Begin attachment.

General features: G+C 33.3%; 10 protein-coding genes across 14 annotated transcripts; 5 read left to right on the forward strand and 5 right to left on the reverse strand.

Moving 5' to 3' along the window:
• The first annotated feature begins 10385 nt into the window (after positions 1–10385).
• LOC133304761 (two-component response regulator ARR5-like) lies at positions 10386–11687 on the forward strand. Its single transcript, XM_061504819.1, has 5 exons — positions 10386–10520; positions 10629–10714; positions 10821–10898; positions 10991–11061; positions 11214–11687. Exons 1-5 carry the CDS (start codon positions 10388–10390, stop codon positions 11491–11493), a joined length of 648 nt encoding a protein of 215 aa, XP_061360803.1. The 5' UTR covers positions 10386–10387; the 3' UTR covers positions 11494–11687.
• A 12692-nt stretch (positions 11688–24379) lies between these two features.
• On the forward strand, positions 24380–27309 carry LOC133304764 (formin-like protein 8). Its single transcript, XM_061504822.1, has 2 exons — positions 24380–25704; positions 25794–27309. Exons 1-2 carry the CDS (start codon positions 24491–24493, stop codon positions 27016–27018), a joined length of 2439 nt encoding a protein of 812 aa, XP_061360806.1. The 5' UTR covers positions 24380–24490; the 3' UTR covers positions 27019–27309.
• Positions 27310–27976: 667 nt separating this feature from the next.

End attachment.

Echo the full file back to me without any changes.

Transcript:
General features: G+C 33.3%; 10 protein-coding genes across 14 annotated transcripts; 5 read left to right on the forward strand and 5 right to left on the reverse strand.

Moving 5' to 3' along the window:
• The first annotated feature begins 10385 nt into the window (after positions 1–10385).
• LOC133304761 (two-component response regulator ARR5-like) lies at positions 10386–11687 on the forward strand. Its single transcript, XM_061504819.1, has 5 exons — positions 10386–10520; positions 10629–10714; positions 10821–10898; positions 10991–11061; positions 11214–11687. Exons 1-5 carry the CDS (start codon positions 10388–10390, stop codon positions 11491–11493), a joined length of 648 nt encoding a protein of 215 aa, XP_061360803.1. The 5' UTR covers positions 10386–10387; the 3' UTR covers positions 11494–11687.
• A 12692-nt stretch (positions 11688–24379) lies between these two features.
• On the forward strand, positions 24380–27309 carry LOC133304764 (formin-like protein 8). Its single transcript, XM_061504822.1, has 2 exons — positions 24380–25704; positions 25794–27309. Exons 1-2 carry the CDS (start codon positions 24491–24493, stop codon positions 27016–27018), a joined length of 2439 nt encoding a protein of 812 aa, XP_061360806.1. The 5' UTR covers positions 24380–24490; the 3' UTR covers positions 27019–27309.
• Positions 27310–27976: 667 nt separating this feature from the next.